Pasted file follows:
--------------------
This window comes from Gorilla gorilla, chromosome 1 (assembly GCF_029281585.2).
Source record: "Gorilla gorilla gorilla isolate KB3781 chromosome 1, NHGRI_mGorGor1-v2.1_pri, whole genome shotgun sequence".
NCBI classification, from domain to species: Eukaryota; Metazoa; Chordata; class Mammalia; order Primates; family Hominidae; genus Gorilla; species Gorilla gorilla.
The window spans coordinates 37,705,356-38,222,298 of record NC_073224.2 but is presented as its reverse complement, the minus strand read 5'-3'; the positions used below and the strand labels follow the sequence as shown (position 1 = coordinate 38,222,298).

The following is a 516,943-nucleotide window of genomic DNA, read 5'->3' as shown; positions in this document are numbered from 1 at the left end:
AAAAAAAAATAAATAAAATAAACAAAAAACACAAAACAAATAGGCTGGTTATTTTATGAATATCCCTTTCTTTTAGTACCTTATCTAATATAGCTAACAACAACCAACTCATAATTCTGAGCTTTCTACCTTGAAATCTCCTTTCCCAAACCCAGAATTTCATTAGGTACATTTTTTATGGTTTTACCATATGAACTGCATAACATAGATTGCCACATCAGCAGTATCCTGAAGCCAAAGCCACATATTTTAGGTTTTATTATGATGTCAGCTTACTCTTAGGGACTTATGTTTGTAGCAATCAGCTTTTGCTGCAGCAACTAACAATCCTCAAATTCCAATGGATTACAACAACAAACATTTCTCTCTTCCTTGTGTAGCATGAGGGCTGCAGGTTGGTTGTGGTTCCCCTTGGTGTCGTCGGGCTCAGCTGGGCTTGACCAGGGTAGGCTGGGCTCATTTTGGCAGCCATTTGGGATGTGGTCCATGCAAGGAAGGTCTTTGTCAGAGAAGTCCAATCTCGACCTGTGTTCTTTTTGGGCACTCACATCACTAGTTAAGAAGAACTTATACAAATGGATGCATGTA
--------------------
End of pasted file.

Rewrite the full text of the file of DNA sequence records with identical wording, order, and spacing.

This window comes from Gorilla gorilla, chromosome 1 (assembly GCF_029281585.2).
Source record: "Gorilla gorilla gorilla isolate KB3781 chromosome 1, NHGRI_mGorGor1-v2.1_pri, whole genome shotgun sequence".
NCBI classification, from domain to species: Eukaryota; Metazoa; Chordata; class Mammalia; order Primates; family Hominidae; genus Gorilla; species Gorilla gorilla.
The window spans coordinates 37,705,356-38,222,298 of record NC_073224.2 but is presented as its reverse complement, the minus strand read 5'-3'; the positions used below and the strand labels follow the sequence as shown (position 1 = coordinate 38,222,298).

The following is a 516,943-nucleotide window of genomic DNA, read 5'->3' as shown; positions in this document are numbered from 1 at the left end:
AAAAAAAAATAAATAAAATAAACAAAAAACACAAAACAAATAGGCTGGTTATTTTATGAATATCCCTTTCTTTTAGTACCTTATCTAATATAGCTAACAACAACCAACTCATAATTCTGAGCTTTCTACCTTGAAATCTCCTTTCCCAAACCCAGAATTTCATTAGGTACATTTTTTATGGTTTTACCATATGAACTGCATAACATAGATTGCCACATCAGCAGTATCCTGAAGCCAAAGCCACATATTTTAGGTTTTATTATGATGTCAGCTTACTCTTAGGGACTTATGTTTGTAGCAATCAGCTTTTGCTGCAGCAACTAACAATCCTCAAATTCCAATGGATTACAACAACAAACATTTCTCTCTTCCTTGTGTAGCATGAGGGCTGCAGGTTGGTTGTGGTTCCCCTTGGTGTCGTCGGGCTCAGCTGGGCTTGACCAGGGTAGGCTGGGCTCATTTTGGCAGCCATTTGGGATGTGGTCCATGCAAGGAAGGTCTTTGTCAGAGAAGTCCAATCTCGACCTGTGTTCTTTTTGGGCACTCACATCACTAGTTAAGAAGAACTTATACAAATGGATGCATGTA